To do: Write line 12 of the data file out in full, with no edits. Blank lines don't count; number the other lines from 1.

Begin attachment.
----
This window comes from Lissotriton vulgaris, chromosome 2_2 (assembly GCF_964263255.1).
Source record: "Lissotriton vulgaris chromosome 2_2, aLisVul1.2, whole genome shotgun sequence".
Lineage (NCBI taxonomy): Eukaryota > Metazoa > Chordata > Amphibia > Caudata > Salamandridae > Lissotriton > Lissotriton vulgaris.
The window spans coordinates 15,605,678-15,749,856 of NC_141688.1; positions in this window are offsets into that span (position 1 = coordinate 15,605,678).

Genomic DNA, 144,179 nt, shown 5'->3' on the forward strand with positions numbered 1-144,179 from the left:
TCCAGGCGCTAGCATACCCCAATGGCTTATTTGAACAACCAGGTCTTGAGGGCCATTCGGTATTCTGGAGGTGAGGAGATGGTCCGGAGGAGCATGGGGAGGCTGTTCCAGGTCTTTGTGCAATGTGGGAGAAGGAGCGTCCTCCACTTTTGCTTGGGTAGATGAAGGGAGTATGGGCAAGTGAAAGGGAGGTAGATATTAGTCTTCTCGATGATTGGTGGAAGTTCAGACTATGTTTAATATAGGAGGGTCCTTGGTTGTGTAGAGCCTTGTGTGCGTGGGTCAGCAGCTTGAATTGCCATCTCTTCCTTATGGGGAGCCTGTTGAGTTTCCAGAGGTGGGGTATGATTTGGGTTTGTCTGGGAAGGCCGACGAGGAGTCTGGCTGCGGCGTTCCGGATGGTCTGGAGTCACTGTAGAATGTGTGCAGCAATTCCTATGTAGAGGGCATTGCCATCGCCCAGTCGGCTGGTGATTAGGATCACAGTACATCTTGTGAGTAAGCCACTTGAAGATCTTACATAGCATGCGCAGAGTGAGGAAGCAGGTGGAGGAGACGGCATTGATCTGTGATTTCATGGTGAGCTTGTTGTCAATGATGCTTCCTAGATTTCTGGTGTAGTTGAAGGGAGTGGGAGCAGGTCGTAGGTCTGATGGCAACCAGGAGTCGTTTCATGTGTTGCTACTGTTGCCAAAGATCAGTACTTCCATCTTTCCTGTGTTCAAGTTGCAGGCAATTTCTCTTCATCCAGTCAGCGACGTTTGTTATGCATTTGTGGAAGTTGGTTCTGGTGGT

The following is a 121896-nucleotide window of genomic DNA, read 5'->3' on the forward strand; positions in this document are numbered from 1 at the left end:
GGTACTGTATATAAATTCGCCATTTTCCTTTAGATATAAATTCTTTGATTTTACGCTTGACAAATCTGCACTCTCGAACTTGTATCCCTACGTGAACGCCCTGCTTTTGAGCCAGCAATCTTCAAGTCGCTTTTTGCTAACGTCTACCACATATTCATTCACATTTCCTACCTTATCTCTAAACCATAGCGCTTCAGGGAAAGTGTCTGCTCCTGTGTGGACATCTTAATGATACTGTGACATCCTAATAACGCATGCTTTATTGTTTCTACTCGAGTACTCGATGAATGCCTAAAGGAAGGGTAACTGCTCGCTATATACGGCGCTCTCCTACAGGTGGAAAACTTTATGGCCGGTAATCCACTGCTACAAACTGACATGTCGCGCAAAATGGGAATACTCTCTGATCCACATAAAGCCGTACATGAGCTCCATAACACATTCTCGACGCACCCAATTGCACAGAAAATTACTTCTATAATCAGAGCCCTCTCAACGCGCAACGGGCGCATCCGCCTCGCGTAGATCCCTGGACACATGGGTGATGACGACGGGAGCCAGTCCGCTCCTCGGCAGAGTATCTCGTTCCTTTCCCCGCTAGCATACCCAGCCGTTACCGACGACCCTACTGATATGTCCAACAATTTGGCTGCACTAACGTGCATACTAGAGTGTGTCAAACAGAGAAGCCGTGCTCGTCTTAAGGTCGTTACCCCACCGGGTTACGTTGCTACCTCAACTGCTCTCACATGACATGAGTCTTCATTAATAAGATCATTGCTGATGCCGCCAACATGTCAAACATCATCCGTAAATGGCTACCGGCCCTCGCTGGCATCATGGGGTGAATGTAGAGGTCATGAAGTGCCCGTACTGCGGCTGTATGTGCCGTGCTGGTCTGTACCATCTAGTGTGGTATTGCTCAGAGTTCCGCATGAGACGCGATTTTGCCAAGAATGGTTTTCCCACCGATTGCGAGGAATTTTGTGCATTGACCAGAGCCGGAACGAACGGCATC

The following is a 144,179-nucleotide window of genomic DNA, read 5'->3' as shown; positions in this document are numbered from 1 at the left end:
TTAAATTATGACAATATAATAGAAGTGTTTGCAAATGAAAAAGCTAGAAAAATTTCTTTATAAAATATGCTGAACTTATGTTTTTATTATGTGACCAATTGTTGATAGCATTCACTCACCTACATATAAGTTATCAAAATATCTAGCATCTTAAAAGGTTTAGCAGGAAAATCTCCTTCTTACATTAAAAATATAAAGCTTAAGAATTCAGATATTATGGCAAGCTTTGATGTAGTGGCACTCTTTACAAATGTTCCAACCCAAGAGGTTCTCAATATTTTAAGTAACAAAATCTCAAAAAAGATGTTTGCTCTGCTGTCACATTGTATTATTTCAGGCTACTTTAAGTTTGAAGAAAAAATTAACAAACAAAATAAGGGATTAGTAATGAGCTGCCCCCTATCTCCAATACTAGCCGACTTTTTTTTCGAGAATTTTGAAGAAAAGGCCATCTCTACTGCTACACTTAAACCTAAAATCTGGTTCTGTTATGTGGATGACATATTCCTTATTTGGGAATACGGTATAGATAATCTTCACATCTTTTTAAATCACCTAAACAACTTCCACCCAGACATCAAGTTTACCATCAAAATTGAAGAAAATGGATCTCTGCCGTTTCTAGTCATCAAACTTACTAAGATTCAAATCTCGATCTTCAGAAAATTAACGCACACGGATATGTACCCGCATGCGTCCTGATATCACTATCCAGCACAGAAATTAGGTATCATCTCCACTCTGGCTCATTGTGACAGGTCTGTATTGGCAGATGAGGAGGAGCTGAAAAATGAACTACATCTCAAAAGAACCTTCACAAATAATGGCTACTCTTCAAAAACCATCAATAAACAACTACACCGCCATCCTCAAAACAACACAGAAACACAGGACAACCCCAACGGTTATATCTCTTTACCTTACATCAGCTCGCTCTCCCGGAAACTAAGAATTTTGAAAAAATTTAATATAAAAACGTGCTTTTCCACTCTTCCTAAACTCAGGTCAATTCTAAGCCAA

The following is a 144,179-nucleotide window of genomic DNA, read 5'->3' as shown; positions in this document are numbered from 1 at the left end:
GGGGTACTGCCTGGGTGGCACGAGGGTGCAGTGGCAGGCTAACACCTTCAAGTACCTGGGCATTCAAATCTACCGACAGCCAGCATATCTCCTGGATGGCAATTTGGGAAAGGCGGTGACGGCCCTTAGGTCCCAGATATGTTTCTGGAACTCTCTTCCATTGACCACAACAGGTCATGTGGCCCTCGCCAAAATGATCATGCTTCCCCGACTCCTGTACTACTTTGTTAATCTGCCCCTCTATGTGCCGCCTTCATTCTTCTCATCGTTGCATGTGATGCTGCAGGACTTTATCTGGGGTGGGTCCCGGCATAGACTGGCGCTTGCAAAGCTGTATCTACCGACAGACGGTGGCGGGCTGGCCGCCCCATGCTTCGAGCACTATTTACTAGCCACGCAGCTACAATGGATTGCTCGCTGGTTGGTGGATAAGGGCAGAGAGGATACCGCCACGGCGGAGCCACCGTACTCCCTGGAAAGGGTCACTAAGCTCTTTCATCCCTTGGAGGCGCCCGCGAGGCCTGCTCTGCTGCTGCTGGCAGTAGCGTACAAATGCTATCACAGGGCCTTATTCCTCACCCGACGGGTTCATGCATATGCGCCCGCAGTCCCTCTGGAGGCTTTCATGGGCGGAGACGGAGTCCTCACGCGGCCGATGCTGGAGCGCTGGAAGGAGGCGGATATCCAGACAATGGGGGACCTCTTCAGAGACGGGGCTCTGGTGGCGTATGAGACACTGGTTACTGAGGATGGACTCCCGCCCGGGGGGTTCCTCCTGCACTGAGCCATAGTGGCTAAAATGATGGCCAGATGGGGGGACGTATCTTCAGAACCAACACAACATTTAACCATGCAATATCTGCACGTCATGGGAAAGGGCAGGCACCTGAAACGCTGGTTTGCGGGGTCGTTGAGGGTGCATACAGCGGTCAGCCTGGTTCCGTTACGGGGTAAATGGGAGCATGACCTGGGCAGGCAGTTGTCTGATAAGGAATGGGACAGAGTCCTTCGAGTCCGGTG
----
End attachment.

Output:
GGGGTACTGCCTGGGTGGCACGAGGGTGCAGTGGCAGGCTAACACCTTCAAGTACCTGGGCATTCAAATCTACCGACAGCCAGCATATCTCCTGGATGGCAATTTGGGAAAGGCGGTGACGGCCCTTAGGTCCCAGATATGTTTCTGGAACTCTCTTCCATTGACCACAACAGGTCATGTGGCCCTCGCCAAAATGATCATGCTTCCCCGACTCCTGTACTACTTTGTTAATCTGCCCCTCTATGTGCCGCCTTCATTCTTCTCATCGTTGCATGTGATGCTGCAGGACTTTATCTGGGGTGGGTCCCGGCATAGACTGGCGCTTGCAAAGCTGTATCTACCGACAGACGGTGGCGGGCTGGCCGCCCCATGCTTCGAGCACTATTTACTAGCCACGCAGCTACAATGGATTGCTCGCTGGTTGGTGGATAAGGGCAGAGAGGATACCGCCACGGCGGAGCCACCGTACTCCCTGGAAAGGGTCACTAAGCTCTTTCATCCCTTGGAGGCGCCCGCGAGGCCTGCTCTGCTGCTGCTGGCAGTAGCGTACAAATGCTATCACAGGGCCTTATTCCTCACCCGACGGGTTCATGCATATGCGCCCGCAGTCCCTCTGGAGGCTTTCATGGGCGGAGACGGAGTCCTCACGCGGCCGATGCTGGAGCGCTGGAAGGAGGCGGATATCCAGACAATGGGGGACCTCTTCAGAGACGGGGCTCTGGTGGCGTATGAGACACTGGTTACTGAGGATGGACTCCCGCCCGGGGGGTTCCTCCTGCACTGAGCCATAGTGGCTAAAATGATGGCCAGATGGGGGGACGTATCTTCAGAACCAACACAACATTTAACCATGCAATATCTGCACGTCATGGGAAAGGGCAGGCACCTGAAACGCTGGTTTGCGGGGTCGTTGAGGGTGCATACAGCGGTCAGCCTGGTTCCGTTACGGGGTAAATGGGAGCATGACCTGGGCAGGCAGTTGTCTGATAAGGAATGGGACAGAGTCCTTCGAGTCCGGTG